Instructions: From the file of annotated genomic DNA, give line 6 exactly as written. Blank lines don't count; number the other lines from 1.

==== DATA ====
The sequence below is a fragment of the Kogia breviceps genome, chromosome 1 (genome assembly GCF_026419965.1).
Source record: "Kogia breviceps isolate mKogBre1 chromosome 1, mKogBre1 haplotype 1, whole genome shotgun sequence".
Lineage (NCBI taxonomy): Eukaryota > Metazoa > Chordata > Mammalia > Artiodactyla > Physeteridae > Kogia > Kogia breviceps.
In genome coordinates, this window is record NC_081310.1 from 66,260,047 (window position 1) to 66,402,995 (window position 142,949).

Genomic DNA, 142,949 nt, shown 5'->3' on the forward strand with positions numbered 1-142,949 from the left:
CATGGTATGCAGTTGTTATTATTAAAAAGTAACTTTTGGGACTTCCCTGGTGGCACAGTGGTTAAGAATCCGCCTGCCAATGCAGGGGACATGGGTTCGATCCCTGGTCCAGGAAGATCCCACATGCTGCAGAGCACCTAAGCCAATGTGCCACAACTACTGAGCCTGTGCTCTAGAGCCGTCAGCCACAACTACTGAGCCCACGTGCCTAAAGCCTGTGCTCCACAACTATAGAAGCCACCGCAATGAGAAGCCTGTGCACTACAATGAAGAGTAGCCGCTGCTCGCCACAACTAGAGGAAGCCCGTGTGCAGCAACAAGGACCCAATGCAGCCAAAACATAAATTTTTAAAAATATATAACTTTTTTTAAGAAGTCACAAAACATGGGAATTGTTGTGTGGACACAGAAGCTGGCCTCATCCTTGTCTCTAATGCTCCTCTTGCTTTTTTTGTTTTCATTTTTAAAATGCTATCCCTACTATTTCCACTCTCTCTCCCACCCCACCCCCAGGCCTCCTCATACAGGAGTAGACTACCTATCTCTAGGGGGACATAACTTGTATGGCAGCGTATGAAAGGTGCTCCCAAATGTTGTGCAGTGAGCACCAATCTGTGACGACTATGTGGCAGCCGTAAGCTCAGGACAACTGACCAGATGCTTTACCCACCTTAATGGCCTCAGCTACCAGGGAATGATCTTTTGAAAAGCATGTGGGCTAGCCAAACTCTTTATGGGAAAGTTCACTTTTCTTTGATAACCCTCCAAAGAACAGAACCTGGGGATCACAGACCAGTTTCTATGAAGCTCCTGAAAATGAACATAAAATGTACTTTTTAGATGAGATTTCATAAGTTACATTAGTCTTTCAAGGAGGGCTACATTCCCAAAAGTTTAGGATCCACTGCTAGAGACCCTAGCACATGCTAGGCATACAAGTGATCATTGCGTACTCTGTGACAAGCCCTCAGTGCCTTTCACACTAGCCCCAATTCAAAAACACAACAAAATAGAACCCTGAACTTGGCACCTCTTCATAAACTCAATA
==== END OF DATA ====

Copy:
CATGGTATGCAGTTGTTATTATTAAAAAGTAACTTTTGGGACTTCCCTGGTGGCACAGTGGTTAAGAATCCGCCTGCCAATGCAGGGGACATGGGTTCGATCCCTGGTCCAGGAAGATCCCACATGCTGCAGAGCACCTAAGCCAATGTGCCACAACTACTGAGCCTGTGCTCTAGAGCCGTCAGCCACAACTACTGAGCCCACGTGCCTAAAGCCTGTGCTCCACAACTATAGAAGCCACCGCAATGAGAAGCCTGTGCACTACAATGAAGAGTAGCCGCTGCTCGCCACAACTAGAGGAAGCCCGTGTGCAGCAACAAGGACCCAATGCAGCCAAAACATAAATTTTTAAAAATATATAACTTTTTTTAAGAAGTCACAAAACATGGGAATTGTTGTGTGGACACAGAAGCTGGCCTCATCCTTGTCTCTAATGCTCCTCTTGCTTTTTTTGTTTTCATTTTTAAAATGCTATCCCTACTATTTCCACTCTCTCTCCCACCCCACCCCCAGGCCTCCTCATACAGGAGTAGACTACCTATCTCTAGGGGGACATAACTTGTATGGCAGCGTATGAAAGGTGCTCCCAAATGTTGTGCAGTGAGCACCAATCTGTGACGACTATGTGGCAGCCGTAAGCTCAGGACAACTGACCAGATGCTTTACCCACCTTAATGGCCTCAGCTACCAGGGAATGATCTTTTGAAAAGCATGTGGGCTAGCCAAACTCTTTATGGGAAAGTTCACTTTTCTTTGATAACCCTCCAAAGAACAGAACCTGGGGATCACAGACCAGTTTCTATGAAGCTCCTGAAAATGAACATAAAATGTACTTTTTAGATGAGATTTCATAAGTTACATTAGTCTTTCAAGGAGGGCTACATTCCCAAAAGTTTAGGATCCACTGCTAGAGACCCTAGCACATGCTAGGCATACAAGTGATCATTGCGTACTCTGTGACAAGCCCTCAGTGCCTTTCACACTAGCCCCAATTCAAAAACACAACAAAATAGAACCCTGAACTTGGCACCTCTTCATAAACTCAATA